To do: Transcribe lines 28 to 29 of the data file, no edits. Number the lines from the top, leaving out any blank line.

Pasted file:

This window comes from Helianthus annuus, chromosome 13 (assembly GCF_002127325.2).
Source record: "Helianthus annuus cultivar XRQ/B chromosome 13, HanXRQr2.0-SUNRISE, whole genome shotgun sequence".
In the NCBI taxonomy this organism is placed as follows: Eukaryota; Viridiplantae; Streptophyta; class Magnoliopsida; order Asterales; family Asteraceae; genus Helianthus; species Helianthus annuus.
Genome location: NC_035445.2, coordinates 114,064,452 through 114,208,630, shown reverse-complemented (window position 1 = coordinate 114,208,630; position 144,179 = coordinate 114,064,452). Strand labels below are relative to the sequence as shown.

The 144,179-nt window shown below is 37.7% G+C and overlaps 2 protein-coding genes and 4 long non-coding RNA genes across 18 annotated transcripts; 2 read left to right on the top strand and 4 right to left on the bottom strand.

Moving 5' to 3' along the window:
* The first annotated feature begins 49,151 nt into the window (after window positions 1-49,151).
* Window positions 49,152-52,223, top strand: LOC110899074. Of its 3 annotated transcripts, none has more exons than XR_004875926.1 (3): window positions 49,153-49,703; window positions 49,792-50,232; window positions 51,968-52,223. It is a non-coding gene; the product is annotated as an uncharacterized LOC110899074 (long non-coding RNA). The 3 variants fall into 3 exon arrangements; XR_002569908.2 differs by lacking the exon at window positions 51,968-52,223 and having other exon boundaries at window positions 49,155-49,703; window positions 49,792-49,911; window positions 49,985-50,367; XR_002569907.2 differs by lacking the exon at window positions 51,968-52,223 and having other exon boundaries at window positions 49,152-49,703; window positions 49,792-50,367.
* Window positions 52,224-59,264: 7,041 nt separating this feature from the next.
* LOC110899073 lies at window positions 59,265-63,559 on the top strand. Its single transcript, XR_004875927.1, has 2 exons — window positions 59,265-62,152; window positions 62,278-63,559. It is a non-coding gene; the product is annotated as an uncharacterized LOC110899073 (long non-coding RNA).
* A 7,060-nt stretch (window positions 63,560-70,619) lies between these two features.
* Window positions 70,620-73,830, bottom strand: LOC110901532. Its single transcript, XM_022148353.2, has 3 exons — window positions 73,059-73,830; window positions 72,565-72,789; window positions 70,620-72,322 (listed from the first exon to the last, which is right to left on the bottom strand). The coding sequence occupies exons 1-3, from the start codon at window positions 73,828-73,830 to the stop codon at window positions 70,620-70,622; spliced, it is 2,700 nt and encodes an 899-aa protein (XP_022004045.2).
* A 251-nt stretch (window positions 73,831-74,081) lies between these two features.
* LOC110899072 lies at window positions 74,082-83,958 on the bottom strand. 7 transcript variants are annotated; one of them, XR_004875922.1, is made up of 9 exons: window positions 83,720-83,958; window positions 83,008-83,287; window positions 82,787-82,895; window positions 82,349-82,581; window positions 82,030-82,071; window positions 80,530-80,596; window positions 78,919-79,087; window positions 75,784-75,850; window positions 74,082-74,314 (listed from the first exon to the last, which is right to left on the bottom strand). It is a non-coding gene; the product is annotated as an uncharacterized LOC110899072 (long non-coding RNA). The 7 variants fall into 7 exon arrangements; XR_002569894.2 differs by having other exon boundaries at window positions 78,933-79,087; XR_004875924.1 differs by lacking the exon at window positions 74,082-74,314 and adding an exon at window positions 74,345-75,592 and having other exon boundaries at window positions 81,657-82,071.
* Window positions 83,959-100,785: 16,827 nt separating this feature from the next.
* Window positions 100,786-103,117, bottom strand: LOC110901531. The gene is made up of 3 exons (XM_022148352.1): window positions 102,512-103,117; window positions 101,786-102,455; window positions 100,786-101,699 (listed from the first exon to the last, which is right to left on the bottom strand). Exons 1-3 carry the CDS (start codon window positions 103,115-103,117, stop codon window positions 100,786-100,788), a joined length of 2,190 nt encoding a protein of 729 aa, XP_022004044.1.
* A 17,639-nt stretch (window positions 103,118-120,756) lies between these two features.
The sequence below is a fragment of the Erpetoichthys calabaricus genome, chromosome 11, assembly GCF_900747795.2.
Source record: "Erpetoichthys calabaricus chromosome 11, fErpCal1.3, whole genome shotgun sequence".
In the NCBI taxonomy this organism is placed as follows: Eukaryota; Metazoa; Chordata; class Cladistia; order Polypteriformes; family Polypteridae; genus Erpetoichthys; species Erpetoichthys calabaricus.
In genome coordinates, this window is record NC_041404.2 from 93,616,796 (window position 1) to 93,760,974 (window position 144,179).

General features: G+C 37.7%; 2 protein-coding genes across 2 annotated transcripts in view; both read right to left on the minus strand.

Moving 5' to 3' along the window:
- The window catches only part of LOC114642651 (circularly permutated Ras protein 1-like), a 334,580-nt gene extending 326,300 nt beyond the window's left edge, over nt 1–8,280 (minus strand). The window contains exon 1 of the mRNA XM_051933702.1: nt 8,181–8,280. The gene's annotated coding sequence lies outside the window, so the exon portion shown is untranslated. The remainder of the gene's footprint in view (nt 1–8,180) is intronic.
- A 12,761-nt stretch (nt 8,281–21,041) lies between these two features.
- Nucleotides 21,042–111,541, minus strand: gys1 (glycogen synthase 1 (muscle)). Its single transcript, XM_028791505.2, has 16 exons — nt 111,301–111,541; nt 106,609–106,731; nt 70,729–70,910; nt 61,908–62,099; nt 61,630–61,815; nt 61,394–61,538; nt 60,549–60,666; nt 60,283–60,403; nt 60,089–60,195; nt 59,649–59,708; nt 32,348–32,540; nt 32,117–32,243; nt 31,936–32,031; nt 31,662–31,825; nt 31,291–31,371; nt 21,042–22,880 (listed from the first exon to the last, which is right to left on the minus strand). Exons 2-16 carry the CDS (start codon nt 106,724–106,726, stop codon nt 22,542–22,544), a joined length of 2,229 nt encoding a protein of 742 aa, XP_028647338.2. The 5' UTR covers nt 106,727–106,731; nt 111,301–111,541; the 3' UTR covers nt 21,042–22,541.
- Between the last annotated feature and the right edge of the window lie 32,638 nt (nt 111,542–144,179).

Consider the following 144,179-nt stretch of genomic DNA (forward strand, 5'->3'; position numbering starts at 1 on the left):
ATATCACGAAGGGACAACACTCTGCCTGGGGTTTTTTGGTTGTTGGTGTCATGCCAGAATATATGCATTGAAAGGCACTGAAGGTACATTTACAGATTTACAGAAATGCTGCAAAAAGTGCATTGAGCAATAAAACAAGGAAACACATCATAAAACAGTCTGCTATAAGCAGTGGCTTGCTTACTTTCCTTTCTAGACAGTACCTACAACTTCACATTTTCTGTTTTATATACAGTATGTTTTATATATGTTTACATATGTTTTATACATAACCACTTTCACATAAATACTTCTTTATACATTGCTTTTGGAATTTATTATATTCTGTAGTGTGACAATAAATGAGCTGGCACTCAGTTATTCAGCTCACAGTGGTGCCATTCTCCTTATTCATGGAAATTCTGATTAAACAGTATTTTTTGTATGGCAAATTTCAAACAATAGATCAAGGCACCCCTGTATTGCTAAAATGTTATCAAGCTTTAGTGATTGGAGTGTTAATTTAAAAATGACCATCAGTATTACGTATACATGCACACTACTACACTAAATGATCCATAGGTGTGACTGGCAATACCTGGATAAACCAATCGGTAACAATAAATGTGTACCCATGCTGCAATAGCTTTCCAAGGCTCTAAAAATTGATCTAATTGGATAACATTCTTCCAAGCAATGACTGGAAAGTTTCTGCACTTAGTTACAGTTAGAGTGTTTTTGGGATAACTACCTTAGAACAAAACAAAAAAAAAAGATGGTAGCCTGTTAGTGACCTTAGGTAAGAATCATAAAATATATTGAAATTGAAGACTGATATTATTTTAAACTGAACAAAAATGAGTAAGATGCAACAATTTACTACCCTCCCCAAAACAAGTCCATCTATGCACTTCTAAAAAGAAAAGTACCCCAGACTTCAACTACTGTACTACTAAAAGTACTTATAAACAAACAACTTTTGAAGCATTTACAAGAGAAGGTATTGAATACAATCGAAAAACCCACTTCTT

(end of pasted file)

Consider the following 144,179-nt stretch of genomic DNA (forward strand, 5'->3'; position numbering starts at 1 on the left):
ATATCACGAAGGGACAACACTCTGCCTGGGGTTTTTTGGTTGTTGGTGTCATGCCAGAATATATGCATTGAAAGGCACTGAAGGTACATTTACAGATTTACAGAAATGCTGCAAAAAGTGCATTGAGCAATAAAACAAGGAAACACATCATAAAACAGTCTGCTATAAGCAGTGGCTTGCTTACTTTCCTTTCTAGACAGTACCTACAACTTCACATTTTCTGTTTTATATACAGTATGTTTTATATATGTTTACATATGTTTTATACATAACCACTTTCACATAAATACTTCTTTATACATTGCTTTTGGAATTTATTATATTCTGTAGTGTGACAATAAATGAGCTGGCACTCAGTTATTCAGCTCACAGTGGTGCCATTCTCCTTATTCATGGAAATTCTGATTAAACAGTATTTTTTGTATGGCAAATTTCAAACAATAGATCAAGGCACCCCTGTATTGCTAAAATGTTATCAAGCTTTAGTGATTGGAGTGTTAATTTAAAAATGACCATCAGTATTACGTATACATGCACACTACTACACTAAATGATCCATAGGTGTGACTGGCAATACCTGGATAAACCAATCGGTAACAATAAATGTGTACCCATGCTGCAATAGCTTTCCAAGGCTCTAAAAATTGATCTAATTGGATAACATTCTTCCAAGCAATGACTGGAAAGTTTCTGCACTTAGTTACAGTTAGAGTGTTTTTGGGATAACTACCTTAGAACAAAACAAAAAAAAAAGATGGTAGCCTGTTAGTGACCTTAGGTAAGAATCATAAAATATATTGAAATTGAAGACTGATATTATTTTAAACTGAACAAAAATGAGTAAGATGCAACAATTTACTACCCTCCCCAAAACAAGTCCATCTATGCACTTCTAAAAAGAAAAGTACCCCAGACTTCAACTACTGTACTACTAAAAGTACTTATAAACAAACAACTTTTGAAGCATTTACAAGAGAAGGTATTGAATACAATCGAAAAACCCACTTCTT